The Magazine of The Evangelical Lutheran Church in America


September 16, 2005

Out of New Orleans

By Sunday, Sept. 4, it became crystal clear to my mother, my brother and his wife that the original one-week survival plan was going to be tested. The flood outside was not receding as hoped, and the water continued to become a rancid stew. The reconnaissance for food and water became dangerous as people were becoming more vicious with animal-like survival instincts taking over. Food and water couldn’t be distributed back at the apartment without families fighting over a bottle of water.

Outside the “war-zone” environment was enhanced audibly with the constant booming of helicopter blades providing the signal for search and rescue. The same pilots that previous provided life-sustaining supplies were now looking for people in dire need of evacuation. A wave was created in the cesspool as water was forced out with one sortie then sucked back in the street with the one. I imagine more rescue operations were conducted in this one-week period then in a real-war situation.

On Tuesday, rescue operators told the family that things were not going to get better and it was time to leave. Some other people in the apartment were inclined to stay, but my family knew it was time to go. They were instructed to get to the top of the apartment building where they would be transported to safety. I think my mother expected she would be beamed inside the helicopter. Instead, she had to get in a basket and be hauled up into the helicopter.

From that moment, it was a blur for the family. They remembered getting into the helicopter, arriving at the New Orleans airport, getting on a plane not knowing where they were going—and then waking up at Chicago’s O’Hare Airport.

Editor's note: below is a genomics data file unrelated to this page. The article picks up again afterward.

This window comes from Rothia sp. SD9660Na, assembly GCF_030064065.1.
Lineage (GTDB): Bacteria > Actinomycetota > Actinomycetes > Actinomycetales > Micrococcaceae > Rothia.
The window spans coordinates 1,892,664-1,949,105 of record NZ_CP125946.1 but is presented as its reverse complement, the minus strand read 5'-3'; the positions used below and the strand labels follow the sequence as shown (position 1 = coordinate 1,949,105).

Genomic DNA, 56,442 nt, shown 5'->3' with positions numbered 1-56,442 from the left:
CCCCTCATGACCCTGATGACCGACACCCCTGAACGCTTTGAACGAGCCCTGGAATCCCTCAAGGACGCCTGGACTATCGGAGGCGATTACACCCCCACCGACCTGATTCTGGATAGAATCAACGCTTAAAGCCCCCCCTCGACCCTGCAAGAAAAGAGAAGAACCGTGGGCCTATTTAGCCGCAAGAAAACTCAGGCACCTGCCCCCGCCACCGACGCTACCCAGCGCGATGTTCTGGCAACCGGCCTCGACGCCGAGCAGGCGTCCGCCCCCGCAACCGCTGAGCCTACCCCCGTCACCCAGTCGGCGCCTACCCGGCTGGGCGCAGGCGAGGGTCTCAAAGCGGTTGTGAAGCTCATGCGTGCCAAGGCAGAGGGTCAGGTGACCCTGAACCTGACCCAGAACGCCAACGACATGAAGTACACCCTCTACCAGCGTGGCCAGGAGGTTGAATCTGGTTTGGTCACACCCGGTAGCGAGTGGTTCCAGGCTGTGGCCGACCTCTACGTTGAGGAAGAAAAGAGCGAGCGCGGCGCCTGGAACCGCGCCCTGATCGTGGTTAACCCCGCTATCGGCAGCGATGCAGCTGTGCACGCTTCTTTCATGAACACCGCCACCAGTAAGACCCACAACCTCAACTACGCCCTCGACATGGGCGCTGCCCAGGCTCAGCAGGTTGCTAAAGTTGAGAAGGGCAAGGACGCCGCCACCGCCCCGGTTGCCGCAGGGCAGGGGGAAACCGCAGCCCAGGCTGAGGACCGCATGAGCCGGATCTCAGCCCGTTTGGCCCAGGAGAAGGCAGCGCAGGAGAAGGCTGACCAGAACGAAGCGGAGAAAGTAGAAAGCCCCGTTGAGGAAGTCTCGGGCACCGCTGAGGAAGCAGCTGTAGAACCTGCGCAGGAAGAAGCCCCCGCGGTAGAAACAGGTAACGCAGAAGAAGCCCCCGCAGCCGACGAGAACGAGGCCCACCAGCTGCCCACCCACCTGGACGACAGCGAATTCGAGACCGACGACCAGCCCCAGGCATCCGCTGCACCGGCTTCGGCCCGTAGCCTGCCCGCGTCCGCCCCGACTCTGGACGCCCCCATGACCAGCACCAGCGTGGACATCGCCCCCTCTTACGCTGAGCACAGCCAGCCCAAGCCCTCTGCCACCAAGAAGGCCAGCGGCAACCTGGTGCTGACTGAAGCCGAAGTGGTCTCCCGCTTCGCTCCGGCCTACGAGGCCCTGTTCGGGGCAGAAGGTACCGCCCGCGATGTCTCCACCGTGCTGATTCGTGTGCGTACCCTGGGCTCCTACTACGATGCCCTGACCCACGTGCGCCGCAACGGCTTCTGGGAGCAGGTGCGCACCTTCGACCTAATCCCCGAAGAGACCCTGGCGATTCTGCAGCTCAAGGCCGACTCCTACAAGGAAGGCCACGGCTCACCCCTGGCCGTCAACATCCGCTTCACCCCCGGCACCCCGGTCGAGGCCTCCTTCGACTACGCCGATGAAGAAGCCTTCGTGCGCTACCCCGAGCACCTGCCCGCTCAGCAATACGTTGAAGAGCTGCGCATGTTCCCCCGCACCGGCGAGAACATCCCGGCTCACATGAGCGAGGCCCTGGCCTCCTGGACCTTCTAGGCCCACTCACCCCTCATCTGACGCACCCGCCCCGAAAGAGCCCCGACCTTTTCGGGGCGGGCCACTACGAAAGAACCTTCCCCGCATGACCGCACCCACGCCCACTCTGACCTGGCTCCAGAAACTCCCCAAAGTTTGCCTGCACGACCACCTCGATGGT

I know it is their jobs, but the search and rescue operators, the Red Cross staff, and other emergency station personnel provided care and sensitivity that could only exist because those people actually cared! The concern for safety and wellbeing felt genuine to my family; at no point did they feel like they were simply a case number.

When I received the call from the Red Cross that my family could be picked up at a welcome station in Tinley Park, it took a moment to register what was said. Up to this point, I still had no idea where they were.
When we got back to my house, it was a moment of irony and humor when my daughter asked her grandmother if she wanted a bottled water…. But after hearing her grandmother’s story, she now better appreciates how even a bottle of water can be extremely precious.  

Now I wonder in the long-term, how other displaced families are connecting and what will become of all of our situations: Who wants to stay where they were relocated?  Who wants to move on, and who wants to go back?

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